"A wall of sound" was how judge Lisa Soukup described The Pack Drumline, the blaring and precisely choreographed percussion ensemble from the Bolingbrook area that closed the first act of Suburban Chicago's Got Talent's Top 20 show on Sunday.
The band didn't give a song title for its pounding number that pushed a few of its gyrating performers off the stage and into the audience of Schaumburg's Prairie Center for the Arts. Yet the performance was remarkable for a show that teemed with original compositions penned by many of the show's singer-songwriters, which was also mixed with strongly performed covers of well-known songs.
Vote for Fan FavoriteStarting Tuesday, visit dailyherald.com to view videos and vote on your favorite of the top 20 contestants. Winners will be announced at the Taste of Arlington Heights on Saturday, Aug. 6.
Rob Pileckis, back to host the show for his third year, was impressed by the amount of new music. Pileckis introduced each act and bantered with each artist before handing off the comments to a three-judge panel.
Soukup, a new judge who is the dean of students at Prospect High School, was joined by returning Suburban Chicago's Got Talent judges Barbara Vitello, the Daily Herald's theater critic and legal affairs reporter, and Ron Onesti, the CEO and president of St. Charles-based Onesti Entertainment.
The three judges passed around a microphone to share encouragement, constructive criticism and performance tips for each contestant. They'll ultimately decide which acts will advance to the Top 15 and Top 10 rounds of competition respectively on Sundays, July 17 and 31.
Offering up more original music was the young Naperville and Glen Ellyn-based band Skyline Semblance, which kicked off the show its own song "Regret." Arlington Heights singer-songwriter Joelle followed, playing the piano for her own original song "Free."
Singer-songwriter Ken Markovic of Darien revealed that music was one of his "better addictions." He also shared that his plaintive song, "Time Stands Still," was one of a batch of about 40 he had written in the past year after having a health scare three years ago.
Villa Park native Meghan Foley, the Fan Favorite winner of Suburban Chicago's Got Talent in 2015, returned with family reinforcements for her new band called Fenced In. Foley was joined by her sister, Caitlin, and cousin, Dominic Giase of Lombard.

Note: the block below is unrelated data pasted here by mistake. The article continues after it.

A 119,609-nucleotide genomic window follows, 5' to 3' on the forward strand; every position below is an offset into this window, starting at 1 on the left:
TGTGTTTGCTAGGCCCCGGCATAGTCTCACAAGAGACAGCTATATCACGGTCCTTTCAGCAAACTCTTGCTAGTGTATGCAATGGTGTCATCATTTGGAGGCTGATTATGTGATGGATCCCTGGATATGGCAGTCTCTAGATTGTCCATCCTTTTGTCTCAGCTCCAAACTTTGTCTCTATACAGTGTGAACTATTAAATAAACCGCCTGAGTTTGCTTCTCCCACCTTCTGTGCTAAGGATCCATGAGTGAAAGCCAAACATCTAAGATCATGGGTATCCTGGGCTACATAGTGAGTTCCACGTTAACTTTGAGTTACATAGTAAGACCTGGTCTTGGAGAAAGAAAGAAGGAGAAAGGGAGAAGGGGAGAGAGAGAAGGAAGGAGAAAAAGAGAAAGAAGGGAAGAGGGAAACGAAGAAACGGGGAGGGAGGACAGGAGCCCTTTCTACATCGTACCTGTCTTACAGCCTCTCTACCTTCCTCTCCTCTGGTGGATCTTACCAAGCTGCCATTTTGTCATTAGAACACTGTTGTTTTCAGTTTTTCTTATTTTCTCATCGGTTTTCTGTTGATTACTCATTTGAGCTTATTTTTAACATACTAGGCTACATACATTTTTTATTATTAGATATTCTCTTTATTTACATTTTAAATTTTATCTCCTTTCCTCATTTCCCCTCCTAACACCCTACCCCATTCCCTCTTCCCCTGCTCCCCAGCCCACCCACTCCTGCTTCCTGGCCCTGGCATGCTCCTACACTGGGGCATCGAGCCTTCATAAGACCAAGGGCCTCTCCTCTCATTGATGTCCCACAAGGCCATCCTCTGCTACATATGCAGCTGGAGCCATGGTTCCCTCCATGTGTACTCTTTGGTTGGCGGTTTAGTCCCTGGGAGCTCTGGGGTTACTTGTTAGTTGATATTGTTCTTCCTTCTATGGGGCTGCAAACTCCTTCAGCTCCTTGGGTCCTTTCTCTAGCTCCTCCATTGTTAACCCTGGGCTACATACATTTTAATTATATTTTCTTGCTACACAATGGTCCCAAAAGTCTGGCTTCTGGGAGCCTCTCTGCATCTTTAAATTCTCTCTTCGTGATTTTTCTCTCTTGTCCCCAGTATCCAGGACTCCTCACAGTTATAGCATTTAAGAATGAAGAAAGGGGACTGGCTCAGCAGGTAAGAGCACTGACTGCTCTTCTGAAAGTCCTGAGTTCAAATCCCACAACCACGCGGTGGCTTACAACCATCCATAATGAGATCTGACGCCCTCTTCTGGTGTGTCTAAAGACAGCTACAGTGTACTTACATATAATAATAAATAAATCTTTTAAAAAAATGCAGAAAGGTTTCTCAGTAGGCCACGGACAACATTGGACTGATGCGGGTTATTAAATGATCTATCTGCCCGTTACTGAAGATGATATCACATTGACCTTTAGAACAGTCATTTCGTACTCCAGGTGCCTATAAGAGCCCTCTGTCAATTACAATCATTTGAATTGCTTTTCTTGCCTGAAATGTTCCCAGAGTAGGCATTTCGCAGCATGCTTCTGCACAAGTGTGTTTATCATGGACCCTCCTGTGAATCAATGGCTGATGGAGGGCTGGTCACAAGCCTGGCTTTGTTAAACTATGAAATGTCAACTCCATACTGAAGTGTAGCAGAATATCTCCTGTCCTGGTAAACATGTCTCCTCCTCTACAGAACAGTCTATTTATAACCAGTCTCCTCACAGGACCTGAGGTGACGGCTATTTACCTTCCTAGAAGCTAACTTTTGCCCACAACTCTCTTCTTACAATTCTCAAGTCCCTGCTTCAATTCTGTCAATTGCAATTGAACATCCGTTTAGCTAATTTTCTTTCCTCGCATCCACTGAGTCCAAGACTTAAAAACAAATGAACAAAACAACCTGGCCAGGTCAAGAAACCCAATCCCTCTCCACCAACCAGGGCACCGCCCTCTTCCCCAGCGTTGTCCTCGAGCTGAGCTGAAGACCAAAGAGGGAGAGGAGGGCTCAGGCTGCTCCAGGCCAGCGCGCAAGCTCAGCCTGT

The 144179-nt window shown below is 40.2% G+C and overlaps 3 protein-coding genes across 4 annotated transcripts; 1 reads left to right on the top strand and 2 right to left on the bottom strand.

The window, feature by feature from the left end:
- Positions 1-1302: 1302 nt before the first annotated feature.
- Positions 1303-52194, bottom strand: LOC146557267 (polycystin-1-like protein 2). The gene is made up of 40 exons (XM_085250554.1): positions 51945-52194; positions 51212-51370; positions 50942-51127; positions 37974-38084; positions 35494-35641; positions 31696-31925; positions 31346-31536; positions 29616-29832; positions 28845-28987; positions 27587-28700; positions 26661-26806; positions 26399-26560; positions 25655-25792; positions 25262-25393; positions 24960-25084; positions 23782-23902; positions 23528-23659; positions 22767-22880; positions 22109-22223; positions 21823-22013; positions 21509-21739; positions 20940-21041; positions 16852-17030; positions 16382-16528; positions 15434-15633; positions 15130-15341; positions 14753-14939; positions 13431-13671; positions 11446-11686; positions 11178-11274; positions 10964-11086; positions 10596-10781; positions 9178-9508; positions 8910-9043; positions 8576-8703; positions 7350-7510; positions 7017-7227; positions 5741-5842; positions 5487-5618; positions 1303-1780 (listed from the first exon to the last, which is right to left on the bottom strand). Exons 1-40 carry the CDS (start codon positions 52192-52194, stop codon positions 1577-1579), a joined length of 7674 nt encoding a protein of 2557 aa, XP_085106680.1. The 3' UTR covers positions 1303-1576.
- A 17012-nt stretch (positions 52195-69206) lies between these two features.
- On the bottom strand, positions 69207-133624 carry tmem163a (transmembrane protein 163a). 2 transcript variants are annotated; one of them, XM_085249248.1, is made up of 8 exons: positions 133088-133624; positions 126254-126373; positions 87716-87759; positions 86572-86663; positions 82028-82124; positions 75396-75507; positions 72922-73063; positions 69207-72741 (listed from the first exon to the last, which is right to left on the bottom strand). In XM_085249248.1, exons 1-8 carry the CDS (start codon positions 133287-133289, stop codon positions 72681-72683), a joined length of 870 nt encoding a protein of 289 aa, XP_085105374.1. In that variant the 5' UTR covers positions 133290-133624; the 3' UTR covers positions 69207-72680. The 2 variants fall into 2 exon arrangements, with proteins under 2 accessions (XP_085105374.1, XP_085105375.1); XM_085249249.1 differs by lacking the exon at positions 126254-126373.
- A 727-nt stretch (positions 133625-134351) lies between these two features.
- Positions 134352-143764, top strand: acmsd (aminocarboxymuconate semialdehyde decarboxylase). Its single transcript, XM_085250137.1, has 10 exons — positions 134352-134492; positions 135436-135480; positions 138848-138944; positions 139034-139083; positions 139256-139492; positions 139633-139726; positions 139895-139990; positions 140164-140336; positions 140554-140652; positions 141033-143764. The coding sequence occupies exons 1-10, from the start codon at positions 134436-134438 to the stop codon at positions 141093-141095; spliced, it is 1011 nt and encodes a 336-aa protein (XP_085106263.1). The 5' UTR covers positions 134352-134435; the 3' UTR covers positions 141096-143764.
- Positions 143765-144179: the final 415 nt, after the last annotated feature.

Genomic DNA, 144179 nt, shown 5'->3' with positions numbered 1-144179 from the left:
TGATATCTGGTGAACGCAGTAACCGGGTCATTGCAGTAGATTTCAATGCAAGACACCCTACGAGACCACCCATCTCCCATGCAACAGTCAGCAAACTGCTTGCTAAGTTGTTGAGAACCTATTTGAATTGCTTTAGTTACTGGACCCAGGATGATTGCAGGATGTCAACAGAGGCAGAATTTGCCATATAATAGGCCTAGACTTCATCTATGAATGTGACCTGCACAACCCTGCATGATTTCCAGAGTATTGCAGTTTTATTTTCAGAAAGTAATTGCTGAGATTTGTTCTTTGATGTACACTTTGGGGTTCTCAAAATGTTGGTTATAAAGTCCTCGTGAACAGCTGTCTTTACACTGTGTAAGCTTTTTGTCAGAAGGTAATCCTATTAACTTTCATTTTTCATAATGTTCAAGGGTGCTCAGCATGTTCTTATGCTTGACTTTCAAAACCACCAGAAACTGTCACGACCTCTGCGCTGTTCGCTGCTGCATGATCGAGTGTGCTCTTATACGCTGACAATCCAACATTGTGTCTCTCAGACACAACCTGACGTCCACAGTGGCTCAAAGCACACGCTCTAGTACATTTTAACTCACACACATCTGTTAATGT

Eight of the 2016 Top 20 finalists are returning competitors from past years, and the lineup was drawn from an initial pool of more than 50 acts that auditioned earlier this month for the fifth year of the summer talent competition.
For instance, Richmond-based performer Rhea bravely performed her own guitar arrangement of the Blue Oyster Cult song "Don't Fear the Reaper," while DeKalb-based English teacher Rachel McPheeters was back after a one-year absence to sing a boisterous cover of Duffy's "Mercy."
As for newcomers, Brianne Cannataro of Schaumburg wowed audiences by performing a tap dance routine to "The Sunny Side of the Street," while the eccentrically costumed band Monk 9 performed a jazzed-up version of the Bruno Mars hit "Uptown Funk."
The finalists of Suburban Chicago's Got Talent are all vying for the top prize, which is called a "STARter Kit." Valued at $5,000, it includes the chance to open for a national headline act at the Arcada Theatre in St. Charles, career mentoring by Onesti Entertainment and professional video and still photo shoots of a live performance and production.
There's also a Fan Favorite prize in the competition, which is chosen by the general public. Starting Tuesday, visitors to dailyherald.com can view videos and vote on their favorite of the top 20 contestants. The act with the most votes is guaranteed a spot in the next round of competition, even if the judges had them slated for elimination. The contestant with the most cumulative online votes throughout the competition wins a to-be-determined Fan Favorite prize.
Winners for both top prizes will be announced at the Taste of Arlington Heights on Saturday, Aug. 6.
The co-sponsors for Suburban Chicago's Got Talent in 2016 are the Daily Herald, Onesti Entertainment, the Prairie Center for the Arts in Schaumburg, the Arlington Heights, Chamber of Commerce, Amita Health, Valli Produce and Salon Lorrene.